One of the things I like most about playtesting is the detritus that accumulates around it: the piles of index cards with SLEEPY PANDA or HAND GRENADE written on them, the pirate-coin hoards bought for a pound from party shops, the silly hats, the stickers, multi-coloured pens, the tiny model dinosaurs, the always-bewildering-in-retrospect score charts.
With just a week to go before the Hinterland opens up at Forest Fringe in Edinburgh, I wanted to look back briefly on the genesis of the project.
In 1913, H.G. Wells wrote a book called Little Wars. It’s a set of rules for a toy-soldier game, and it sounds like it’s probably pretty good fun; but the main appeal of the book lies in two areas:
1. There are lots of pictures of moustache-wearing Edwardian men looking puzzled by little paper houses.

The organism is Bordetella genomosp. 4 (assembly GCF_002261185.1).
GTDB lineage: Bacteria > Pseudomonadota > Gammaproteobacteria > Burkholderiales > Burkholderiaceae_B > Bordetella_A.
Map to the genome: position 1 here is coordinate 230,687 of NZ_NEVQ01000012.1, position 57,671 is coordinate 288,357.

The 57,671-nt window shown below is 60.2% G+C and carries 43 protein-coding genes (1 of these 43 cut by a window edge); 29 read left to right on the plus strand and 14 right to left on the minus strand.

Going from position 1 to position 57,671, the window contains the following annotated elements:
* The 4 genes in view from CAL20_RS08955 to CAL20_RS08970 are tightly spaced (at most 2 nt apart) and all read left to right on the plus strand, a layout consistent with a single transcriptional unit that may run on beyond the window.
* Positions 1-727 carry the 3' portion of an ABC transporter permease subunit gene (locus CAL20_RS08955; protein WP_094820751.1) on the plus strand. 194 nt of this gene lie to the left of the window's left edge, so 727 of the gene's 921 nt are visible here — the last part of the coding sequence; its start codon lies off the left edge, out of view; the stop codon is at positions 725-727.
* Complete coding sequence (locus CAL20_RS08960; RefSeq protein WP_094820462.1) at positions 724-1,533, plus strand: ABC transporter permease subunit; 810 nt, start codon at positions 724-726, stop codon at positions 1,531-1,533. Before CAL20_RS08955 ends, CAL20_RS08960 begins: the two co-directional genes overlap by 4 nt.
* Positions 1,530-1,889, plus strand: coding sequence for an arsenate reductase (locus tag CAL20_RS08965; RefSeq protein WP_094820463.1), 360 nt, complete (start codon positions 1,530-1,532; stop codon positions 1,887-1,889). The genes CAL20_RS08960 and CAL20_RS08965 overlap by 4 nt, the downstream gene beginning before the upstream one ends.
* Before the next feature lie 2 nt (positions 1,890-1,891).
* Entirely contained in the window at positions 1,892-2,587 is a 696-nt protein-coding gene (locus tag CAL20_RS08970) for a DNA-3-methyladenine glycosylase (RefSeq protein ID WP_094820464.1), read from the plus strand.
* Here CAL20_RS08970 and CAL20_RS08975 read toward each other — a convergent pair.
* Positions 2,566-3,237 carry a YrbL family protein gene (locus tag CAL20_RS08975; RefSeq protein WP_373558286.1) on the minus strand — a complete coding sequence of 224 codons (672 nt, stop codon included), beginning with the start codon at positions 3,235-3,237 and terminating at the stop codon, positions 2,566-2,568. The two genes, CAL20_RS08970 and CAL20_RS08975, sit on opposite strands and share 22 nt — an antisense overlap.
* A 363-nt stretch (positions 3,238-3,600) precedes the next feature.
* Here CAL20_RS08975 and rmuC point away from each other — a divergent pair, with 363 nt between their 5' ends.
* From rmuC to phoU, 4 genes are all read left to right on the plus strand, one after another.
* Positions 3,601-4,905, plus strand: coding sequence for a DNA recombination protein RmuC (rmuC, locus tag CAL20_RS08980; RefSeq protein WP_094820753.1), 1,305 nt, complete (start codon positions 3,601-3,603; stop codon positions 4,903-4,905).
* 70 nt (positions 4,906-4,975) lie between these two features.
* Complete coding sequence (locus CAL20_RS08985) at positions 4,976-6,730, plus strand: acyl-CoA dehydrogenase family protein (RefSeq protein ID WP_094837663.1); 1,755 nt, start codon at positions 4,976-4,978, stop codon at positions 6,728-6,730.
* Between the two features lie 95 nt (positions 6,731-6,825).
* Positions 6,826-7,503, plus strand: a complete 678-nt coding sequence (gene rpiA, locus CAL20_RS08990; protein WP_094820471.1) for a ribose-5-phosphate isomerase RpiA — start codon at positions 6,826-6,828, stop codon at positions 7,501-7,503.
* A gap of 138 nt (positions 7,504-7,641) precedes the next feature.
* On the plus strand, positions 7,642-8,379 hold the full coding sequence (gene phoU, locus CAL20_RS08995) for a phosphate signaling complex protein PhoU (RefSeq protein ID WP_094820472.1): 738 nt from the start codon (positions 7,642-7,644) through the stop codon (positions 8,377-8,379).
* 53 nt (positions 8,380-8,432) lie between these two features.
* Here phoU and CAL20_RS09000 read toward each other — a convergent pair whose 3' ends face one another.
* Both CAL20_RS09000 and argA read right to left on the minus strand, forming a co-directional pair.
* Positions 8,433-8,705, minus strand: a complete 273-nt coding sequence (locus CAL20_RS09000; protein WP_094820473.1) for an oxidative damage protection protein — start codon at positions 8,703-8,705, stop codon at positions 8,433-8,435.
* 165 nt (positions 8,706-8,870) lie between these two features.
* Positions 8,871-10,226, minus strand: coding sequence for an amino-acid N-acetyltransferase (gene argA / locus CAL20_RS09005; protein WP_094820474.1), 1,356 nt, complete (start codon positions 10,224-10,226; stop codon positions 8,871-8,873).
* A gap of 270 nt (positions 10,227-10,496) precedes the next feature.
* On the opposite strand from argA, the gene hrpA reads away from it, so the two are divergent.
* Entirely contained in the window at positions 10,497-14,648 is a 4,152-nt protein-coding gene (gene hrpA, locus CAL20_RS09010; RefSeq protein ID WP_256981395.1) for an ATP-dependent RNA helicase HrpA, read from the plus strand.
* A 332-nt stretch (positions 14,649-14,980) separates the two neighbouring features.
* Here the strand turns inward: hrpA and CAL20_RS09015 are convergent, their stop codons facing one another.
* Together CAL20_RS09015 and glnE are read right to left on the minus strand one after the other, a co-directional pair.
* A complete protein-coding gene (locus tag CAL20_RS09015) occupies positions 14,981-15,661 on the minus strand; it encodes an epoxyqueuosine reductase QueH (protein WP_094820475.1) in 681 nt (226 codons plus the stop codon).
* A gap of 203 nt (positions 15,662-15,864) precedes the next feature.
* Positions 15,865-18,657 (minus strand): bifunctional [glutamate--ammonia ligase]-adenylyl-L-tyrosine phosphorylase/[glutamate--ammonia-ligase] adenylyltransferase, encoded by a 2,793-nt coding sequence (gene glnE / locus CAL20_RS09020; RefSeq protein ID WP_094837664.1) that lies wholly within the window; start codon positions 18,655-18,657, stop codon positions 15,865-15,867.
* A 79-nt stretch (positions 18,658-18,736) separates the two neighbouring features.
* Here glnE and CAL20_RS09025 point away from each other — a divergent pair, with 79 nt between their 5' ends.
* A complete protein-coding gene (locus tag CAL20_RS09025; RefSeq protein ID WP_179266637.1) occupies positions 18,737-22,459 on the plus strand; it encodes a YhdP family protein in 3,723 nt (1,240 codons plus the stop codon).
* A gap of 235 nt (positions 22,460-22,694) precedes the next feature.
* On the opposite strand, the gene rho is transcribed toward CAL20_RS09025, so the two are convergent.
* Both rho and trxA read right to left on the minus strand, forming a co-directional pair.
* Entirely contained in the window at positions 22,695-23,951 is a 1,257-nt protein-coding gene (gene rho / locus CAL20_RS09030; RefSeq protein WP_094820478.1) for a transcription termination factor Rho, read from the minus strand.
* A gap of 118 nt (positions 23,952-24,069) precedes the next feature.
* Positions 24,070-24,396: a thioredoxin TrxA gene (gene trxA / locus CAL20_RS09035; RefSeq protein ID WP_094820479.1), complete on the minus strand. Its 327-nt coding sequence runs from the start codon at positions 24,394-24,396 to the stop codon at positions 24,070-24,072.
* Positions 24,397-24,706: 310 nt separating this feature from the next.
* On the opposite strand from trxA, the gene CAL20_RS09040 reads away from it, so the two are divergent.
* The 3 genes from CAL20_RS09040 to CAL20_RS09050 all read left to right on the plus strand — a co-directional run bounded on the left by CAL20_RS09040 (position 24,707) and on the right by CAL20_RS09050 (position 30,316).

2. And Chapter 2, “The Beginnings of Modern Little Warfare”, is an incredibly detailed 4000-word essay on how the game was designed: the rules Wells started off with, what worked, what didn’t, how it changed, basically the entirety of his design process. Anyone who’s designed a game may find some of it eerily familiar.
There’s the inspiration, with a throwaway observation:
The beginning of the game of Little War, as we know it, became possible with the invention of the spring breechloader gun. This priceless gift to boyhood appeared somewhen towards the end of the last century, a gun capable of hitting a toy soldier nine times out of ten at a distance of nine yards.
Technological impetus to innovation, there. Then some airy declarations about how there’s “definitely a game in that”, and a vague attempt at trying it out with whatever they had to hand:
In 2007, at the very first Hide&Seek Weekender, I designed and ran something called the London Poetry Game. It was my first go at designing something on a grand scale… Basically, I wanted players to go out into London and find translators of a poem. A poem where each line had been translated into a different language… Translations were phoned in to a hotline, and then cut together to make the poem.